Social Care system in crisis
The Centre for Welfare Reform has published a major new report on the state of adult social care. Written by independent academic Robin Jackson, the report, 'Who Cares?', provides an overview of the whole system - particularly as it affects people with learning disabilities (or intellectual disabilities).
Jackson argues that the current system is unsustainable, and heading in the wrong direction.
The increasing commodification of care is leading to deeply unattractive forms of micro-institutionalisation where people are left isolated and cut-off from human relationships and full and meaningful lives.
At the same time the economics do not add up. Government has cut adult social care by 30% in just 4 years and many of the commercial organisations upon which the sector now depends are struggling to survive as their profit levels are squeezed. Charities, who used to advocate for people, instead behave more like the organisations with which they compete for business.
It is highly likely that we will see further reductions in the number and quality of service providers. The report calls for a radical rethink in our priorities and challenges charities and policy-makers to take a fresh look at where we are going.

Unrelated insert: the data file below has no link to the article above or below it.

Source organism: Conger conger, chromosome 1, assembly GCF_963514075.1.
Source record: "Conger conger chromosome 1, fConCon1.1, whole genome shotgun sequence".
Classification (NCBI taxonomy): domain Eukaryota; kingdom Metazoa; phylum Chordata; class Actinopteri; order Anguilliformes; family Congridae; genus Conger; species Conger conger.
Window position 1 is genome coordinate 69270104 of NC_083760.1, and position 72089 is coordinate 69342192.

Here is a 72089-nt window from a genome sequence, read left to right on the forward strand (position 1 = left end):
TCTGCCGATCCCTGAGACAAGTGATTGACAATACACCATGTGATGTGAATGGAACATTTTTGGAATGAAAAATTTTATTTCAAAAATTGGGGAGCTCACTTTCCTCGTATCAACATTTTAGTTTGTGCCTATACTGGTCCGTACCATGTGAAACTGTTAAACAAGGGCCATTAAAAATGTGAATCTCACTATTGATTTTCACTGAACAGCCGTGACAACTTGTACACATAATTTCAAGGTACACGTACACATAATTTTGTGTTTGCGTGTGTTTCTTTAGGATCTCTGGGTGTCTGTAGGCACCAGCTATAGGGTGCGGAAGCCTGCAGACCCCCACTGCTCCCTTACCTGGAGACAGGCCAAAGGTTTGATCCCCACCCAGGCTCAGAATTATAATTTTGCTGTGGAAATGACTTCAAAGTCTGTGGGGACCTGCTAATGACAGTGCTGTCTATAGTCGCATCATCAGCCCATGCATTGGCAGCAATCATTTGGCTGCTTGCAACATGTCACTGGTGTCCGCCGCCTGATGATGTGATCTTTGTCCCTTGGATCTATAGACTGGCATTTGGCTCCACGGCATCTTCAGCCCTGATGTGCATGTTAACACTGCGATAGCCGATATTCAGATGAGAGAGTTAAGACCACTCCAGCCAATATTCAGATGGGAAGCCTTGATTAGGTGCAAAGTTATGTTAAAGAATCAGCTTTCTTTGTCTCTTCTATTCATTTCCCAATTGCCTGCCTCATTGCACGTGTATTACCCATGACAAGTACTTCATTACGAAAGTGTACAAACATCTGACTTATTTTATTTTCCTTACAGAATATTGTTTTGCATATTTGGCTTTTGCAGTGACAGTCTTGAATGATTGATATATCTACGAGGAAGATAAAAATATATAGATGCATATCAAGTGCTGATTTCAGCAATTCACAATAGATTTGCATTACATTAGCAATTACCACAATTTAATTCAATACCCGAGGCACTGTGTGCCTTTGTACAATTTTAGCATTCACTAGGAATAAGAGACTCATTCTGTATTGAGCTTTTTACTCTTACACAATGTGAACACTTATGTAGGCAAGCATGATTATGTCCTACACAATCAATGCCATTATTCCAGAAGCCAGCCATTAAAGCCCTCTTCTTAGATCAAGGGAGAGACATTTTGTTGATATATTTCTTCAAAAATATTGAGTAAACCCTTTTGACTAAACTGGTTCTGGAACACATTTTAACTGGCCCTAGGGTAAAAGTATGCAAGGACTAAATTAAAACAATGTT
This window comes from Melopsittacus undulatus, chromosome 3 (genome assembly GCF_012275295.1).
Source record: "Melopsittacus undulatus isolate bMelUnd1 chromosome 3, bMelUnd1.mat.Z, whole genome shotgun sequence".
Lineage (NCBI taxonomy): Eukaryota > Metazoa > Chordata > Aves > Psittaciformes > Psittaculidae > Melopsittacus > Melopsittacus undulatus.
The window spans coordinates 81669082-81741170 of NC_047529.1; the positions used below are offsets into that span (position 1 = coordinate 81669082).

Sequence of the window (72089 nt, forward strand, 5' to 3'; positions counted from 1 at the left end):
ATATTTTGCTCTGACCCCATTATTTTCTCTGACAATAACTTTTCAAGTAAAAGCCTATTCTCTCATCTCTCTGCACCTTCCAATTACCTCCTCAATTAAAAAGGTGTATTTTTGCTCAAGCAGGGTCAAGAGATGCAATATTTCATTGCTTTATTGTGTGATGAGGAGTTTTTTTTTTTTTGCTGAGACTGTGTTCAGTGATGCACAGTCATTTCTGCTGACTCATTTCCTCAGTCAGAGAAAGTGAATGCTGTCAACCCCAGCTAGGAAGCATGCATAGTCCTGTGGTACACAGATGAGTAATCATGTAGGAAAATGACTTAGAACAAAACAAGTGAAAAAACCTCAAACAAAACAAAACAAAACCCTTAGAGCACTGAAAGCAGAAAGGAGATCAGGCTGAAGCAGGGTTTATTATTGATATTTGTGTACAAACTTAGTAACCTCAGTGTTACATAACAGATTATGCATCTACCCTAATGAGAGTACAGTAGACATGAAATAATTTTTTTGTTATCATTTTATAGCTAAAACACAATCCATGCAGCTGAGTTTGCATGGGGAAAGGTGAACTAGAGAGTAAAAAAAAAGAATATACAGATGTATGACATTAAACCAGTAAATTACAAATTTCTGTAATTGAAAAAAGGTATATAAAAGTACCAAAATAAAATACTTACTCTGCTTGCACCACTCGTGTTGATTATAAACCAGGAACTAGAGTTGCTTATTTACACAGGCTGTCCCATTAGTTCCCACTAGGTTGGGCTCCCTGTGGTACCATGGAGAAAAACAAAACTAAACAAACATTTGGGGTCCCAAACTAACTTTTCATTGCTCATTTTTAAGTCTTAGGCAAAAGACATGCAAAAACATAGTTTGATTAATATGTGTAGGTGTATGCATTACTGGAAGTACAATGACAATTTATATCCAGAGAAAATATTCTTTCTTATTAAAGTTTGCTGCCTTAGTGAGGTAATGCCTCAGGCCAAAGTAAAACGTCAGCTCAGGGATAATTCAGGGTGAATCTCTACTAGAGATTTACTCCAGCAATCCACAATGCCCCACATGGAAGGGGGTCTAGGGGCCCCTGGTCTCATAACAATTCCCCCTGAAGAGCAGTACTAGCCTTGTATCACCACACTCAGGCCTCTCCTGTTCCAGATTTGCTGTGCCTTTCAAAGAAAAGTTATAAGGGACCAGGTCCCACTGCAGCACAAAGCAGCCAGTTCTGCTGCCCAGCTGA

Dr Simon Duffy, Director of The Centre for Welfare Reform said:
"We are pleased to publish this powerful and independent review of social care. It is challenging, but compelling. A few years ago such a report may have seemed alarmist; but after 5 years - in which we have seen people with learning disabilities targeted for cuts in income and support - we have to recognise its truth. Social care cannot continue in its current form. It is not, and never should be, treated as a market; and people should never be treated as goods, simply to be traded to the lowest bidder."
The report, 'Who Cares?', is available to read here: http://bit.ly/care-crisis
In addition to the report Robin Jackson has also published a short essay providing an overview of his case: